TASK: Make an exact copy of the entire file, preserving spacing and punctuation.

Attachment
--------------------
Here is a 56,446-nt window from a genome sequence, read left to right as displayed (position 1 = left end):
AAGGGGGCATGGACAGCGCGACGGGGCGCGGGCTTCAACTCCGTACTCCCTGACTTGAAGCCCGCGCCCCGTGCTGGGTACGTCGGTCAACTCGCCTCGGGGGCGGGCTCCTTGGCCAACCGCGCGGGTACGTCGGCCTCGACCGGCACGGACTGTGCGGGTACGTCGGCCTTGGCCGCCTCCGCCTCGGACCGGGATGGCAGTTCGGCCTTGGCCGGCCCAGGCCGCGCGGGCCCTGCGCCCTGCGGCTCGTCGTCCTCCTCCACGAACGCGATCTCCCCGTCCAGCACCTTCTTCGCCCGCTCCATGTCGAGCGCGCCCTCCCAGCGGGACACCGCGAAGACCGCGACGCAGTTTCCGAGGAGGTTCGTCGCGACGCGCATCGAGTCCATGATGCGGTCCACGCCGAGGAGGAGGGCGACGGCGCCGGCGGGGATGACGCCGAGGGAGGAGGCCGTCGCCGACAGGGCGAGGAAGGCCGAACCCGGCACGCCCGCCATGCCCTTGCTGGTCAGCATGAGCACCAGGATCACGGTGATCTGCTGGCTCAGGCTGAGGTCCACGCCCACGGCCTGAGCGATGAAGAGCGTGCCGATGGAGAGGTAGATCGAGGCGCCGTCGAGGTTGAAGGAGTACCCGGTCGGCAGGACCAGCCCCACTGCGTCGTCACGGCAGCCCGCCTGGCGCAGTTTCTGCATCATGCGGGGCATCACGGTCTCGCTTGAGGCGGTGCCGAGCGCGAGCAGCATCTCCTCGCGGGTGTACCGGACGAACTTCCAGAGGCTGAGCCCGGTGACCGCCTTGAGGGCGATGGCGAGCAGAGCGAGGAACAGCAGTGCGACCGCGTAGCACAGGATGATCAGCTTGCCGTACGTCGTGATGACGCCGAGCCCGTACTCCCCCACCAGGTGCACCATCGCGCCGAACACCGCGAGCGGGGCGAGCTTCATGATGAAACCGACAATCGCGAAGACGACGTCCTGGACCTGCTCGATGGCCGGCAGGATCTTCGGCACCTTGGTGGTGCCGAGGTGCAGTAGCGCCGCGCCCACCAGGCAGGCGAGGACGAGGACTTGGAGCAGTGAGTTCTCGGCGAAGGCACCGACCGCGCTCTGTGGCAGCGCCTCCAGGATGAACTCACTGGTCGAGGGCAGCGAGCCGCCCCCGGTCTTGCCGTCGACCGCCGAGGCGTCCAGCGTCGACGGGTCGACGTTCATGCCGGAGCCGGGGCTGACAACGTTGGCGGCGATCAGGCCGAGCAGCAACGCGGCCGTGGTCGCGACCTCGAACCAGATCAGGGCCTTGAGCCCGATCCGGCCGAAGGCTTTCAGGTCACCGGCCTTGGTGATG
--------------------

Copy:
Here is a 56,446-nt window from a genome sequence, read left to right as displayed (position 1 = left end):
AAGGGGGCATGGACAGCGCGACGGGGCGCGGGCTTCAACTCCGTACTCCCTGACTTGAAGCCCGCGCCCCGTGCTGGGTACGTCGGTCAACTCGCCTCGGGGGCGGGCTCCTTGGCCAACCGCGCGGGTACGTCGGCCTCGACCGGCACGGACTGTGCGGGTACGTCGGCCTTGGCCGCCTCCGCCTCGGACCGGGATGGCAGTTCGGCCTTGGCCGGCCCAGGCCGCGCGGGCCCTGCGCCCTGCGGCTCGTCGTCCTCCTCCACGAACGCGATCTCCCCGTCCAGCACCTTCTTCGCCCGCTCCATGTCGAGCGCGCCCTCCCAGCGGGACACCGCGAAGACCGCGACGCAGTTTCCGAGGAGGTTCGTCGCGACGCGCATCGAGTCCATGATGCGGTCCACGCCGAGGAGGAGGGCGACGGCGCCGGCGGGGATGACGCCGAGGGAGGAGGCCGTCGCCGACAGGGCGAGGAAGGCCGAACCCGGCACGCCCGCCATGCCCTTGCTGGTCAGCATGAGCACCAGGATCACGGTGATCTGCTGGCTCAGGCTGAGGTCCACGCCCACGGCCTGAGCGATGAAGAGCGTGCCGATGGAGAGGTAGATCGAGGCGCCGTCGAGGTTGAAGGAGTACCCGGTCGGCAGGACCAGCCCCACTGCGTCGTCACGGCAGCCCGCCTGGCGCAGTTTCTGCATCATGCGGGGCATCACGGTCTCGCTTGAGGCGGTGCCGAGCGCGAGCAGCATCTCCTCGCGGGTGTACCGGACGAACTTCCAGAGGCTGAGCCCGGTGACCGCCTTGAGGGCGATGGCGAGCAGAGCGAGGAACAGCAGTGCGACCGCGTAGCACAGGATGATCAGCTTGCCGTACGTCGTGATGACGCCGAGCCCGTACTCCCCCACCAGGTGCACCATCGCGCCGAACACCGCGAGCGGGGCGAGCTTCATGATGAAACCGACAATCGCGAAGACGACGTCCTGGACCTGCTCGATGGCCGGCAGGATCTTCGGCACCTTGGTGGTGCCGAGGTGCAGTAGCGCCGCGCCCACCAGGCAGGCGAGGACGAGGACTTGGAGCAGTGAGTTCTCGGCGAAGGCACCGACCGCGCTCTGTGGCAGCGCCTCCAGGATGAACTCACTGGTCGAGGGCAGCGAGCCGCCCCCGGTCTTGCCGTCGACCGCCGAGGCGTCCAGCGTCGACGGGTCGACGTTCATGCCGGAGCCGGGGCTGACAACGTTGGCGGCGATCAGGCCGAGCAGCAACGCGGCCGTGGTCGCGACCTCGAACCAGATCAGGGCCTTGAGCCCGATCCGGCCGAAGGCTTTCAGGTCACCGGCCTTGGTGATG